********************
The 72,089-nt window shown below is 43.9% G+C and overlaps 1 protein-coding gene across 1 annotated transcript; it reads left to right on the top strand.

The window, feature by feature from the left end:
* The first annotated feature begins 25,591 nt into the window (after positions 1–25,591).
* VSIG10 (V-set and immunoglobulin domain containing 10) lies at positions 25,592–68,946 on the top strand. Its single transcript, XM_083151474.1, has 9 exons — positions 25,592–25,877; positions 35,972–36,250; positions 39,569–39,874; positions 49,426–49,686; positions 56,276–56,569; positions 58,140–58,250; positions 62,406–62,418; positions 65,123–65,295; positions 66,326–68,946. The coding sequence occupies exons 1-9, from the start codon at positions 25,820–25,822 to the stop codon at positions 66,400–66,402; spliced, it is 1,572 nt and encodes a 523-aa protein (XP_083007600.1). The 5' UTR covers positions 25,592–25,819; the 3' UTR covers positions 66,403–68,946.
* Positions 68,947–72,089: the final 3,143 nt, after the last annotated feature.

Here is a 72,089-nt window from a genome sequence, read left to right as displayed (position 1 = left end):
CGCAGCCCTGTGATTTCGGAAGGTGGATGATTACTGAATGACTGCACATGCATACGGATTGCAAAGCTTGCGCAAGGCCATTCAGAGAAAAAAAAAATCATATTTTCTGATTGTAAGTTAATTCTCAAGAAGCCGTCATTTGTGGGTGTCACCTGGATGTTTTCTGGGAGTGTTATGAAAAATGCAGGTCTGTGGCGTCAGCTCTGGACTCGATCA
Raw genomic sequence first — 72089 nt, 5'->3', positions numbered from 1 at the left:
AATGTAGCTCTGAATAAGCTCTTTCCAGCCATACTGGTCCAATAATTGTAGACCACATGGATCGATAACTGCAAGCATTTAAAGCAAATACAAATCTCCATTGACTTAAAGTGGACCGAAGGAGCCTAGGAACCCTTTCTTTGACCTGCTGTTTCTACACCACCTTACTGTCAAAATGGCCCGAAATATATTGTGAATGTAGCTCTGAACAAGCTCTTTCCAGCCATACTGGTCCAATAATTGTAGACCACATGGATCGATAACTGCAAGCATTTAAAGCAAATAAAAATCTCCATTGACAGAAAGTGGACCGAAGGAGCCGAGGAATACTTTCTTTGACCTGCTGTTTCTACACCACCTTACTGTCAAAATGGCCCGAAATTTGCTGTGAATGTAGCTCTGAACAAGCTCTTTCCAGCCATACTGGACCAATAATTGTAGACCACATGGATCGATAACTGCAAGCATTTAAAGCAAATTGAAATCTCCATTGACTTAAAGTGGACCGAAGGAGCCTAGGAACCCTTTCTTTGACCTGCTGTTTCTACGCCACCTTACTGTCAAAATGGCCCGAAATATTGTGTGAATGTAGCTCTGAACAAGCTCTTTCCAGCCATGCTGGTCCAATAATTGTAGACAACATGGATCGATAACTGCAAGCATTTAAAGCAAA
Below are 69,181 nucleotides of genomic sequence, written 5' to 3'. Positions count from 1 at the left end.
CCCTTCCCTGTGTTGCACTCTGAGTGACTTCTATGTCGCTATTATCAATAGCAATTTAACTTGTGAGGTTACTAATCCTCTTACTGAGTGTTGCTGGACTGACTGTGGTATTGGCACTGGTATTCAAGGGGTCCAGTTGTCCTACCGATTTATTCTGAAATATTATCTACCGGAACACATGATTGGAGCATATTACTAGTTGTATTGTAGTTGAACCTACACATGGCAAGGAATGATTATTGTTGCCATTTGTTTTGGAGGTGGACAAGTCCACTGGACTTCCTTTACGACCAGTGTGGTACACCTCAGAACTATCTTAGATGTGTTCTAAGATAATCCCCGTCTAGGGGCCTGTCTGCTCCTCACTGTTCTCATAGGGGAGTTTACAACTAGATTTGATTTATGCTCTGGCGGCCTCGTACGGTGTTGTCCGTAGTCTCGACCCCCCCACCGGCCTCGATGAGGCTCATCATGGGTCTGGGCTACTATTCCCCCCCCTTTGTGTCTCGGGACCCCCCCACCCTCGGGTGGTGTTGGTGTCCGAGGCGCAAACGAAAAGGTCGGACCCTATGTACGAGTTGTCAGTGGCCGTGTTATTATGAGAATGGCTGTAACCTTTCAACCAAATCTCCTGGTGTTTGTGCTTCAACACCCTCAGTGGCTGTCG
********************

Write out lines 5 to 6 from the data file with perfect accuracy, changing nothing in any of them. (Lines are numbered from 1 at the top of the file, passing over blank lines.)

* Positions 68,947–72,089: the final 3,143 nt, after the last annotated feature.

Here is a 72,089-nt window from a genome sequence, read left to right as displayed (position 1 = left end):